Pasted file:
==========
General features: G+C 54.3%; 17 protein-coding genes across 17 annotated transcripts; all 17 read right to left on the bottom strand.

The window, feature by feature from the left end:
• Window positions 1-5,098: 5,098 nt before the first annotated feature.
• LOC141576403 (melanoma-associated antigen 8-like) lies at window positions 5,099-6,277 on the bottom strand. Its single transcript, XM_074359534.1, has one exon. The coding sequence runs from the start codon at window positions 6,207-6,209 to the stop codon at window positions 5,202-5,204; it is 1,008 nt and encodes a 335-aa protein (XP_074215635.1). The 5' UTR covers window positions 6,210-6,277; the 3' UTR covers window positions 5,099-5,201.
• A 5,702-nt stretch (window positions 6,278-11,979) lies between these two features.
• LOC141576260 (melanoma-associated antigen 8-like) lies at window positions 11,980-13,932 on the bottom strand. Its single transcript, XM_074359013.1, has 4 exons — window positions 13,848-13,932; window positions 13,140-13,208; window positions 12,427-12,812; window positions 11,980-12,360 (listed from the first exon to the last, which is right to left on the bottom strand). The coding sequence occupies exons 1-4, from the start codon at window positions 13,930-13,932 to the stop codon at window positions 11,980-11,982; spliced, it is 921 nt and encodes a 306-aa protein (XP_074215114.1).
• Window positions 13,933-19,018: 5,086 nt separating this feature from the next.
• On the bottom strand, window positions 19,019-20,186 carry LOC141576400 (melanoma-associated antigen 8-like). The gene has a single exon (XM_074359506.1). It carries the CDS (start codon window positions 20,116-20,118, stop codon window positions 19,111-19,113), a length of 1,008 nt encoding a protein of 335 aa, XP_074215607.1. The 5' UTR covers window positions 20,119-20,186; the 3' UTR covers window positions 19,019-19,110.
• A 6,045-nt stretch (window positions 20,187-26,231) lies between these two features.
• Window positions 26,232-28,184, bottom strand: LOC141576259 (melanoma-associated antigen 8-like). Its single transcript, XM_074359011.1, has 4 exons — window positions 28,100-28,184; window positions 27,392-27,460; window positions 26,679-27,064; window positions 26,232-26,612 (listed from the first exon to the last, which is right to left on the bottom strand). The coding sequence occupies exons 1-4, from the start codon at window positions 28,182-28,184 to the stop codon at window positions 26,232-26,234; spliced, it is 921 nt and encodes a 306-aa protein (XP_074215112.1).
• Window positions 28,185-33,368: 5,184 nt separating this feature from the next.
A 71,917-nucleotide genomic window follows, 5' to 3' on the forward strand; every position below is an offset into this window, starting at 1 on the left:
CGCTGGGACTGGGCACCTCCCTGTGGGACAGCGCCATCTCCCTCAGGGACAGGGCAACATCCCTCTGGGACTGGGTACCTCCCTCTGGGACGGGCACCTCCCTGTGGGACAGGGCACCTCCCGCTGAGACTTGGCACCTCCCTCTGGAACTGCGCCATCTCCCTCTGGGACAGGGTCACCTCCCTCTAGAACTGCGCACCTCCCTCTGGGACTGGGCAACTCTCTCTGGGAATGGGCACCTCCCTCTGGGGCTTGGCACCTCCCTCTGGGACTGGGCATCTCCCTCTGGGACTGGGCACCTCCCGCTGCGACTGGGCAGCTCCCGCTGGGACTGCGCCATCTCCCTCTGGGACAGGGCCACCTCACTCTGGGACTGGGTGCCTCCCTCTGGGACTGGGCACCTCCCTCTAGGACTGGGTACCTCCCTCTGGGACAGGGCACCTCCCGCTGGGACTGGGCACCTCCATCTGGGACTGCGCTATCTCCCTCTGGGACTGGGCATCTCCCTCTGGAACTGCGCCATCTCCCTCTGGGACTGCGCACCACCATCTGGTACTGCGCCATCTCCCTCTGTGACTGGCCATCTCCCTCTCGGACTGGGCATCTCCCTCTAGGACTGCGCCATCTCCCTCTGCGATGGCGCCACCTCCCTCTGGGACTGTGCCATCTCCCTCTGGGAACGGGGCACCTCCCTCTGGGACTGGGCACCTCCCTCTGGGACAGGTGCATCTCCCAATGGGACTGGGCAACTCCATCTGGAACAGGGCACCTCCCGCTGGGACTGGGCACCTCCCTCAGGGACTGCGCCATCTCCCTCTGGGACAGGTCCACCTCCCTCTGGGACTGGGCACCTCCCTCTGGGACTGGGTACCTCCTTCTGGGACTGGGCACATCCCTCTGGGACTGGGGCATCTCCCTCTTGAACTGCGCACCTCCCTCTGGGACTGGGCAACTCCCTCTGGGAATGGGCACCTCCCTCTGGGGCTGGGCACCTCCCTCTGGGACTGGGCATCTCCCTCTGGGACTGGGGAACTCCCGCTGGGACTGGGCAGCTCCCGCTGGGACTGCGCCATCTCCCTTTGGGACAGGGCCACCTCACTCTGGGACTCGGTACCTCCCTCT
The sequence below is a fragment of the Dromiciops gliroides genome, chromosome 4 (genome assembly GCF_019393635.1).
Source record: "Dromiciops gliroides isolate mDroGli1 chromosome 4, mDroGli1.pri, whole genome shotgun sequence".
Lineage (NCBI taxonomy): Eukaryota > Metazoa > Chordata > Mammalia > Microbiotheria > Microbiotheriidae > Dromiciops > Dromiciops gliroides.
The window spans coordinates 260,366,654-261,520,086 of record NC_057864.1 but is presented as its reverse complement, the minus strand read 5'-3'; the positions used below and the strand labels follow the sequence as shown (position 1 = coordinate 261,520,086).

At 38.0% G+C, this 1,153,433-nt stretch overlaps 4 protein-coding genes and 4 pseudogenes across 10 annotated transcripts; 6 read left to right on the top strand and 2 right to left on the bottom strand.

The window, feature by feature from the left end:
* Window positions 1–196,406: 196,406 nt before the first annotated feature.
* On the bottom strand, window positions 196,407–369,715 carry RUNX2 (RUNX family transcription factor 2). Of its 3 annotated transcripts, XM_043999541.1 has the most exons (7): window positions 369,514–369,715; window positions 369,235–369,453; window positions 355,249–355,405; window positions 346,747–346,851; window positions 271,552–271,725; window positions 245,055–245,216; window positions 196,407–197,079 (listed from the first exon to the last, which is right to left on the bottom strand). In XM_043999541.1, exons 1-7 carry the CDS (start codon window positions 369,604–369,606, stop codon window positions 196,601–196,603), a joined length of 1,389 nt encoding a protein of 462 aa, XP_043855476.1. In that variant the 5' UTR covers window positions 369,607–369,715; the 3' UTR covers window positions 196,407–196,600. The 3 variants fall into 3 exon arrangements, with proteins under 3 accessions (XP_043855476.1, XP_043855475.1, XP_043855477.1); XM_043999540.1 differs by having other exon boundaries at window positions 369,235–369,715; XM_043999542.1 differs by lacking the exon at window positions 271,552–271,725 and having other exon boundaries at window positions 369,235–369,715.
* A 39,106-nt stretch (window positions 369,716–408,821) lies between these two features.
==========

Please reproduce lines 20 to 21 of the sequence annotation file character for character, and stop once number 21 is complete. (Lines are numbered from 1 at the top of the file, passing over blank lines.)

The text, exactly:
* Window positions 1–196,406: 196,406 nt before the first annotated feature.
* On the bottom strand, window positions 196,407–369,715 carry RUNX2 (RUNX family transcription factor 2). Of its 3 annotated transcripts, XM_043999541.1 has the most exons (7): window positions 369,514–369,715; window positions 369,235–369,453; window positions 355,249–355,405; window positions 346,747–346,851; window positions 271,552–271,725; window positions 245,055–245,216; window positions 196,407–197,079 (listed from the first exon to the last, which is right to left on the bottom strand). In XM_043999541.1, exons 1-7 carry the CDS (start codon window positions 369,604–369,606, stop codon window positions 196,601–196,603), a joined length of 1,389 nt encoding a protein of 462 aa, XP_043855476.1. In that variant the 5' UTR covers window positions 369,607–369,715; the 3' UTR covers window positions 196,407–196,600. The 3 variants fall into 3 exon arrangements, with proteins under 3 accessions (XP_043855476.1, XP_043855475.1, XP_043855477.1); XM_043999540.1 differs by having other exon boundaries at window positions 369,235–369,715; XM_043999542.1 differs by lacking the exon at window positions 271,552–271,725 and having other exon boundaries at window positions 369,235–369,715.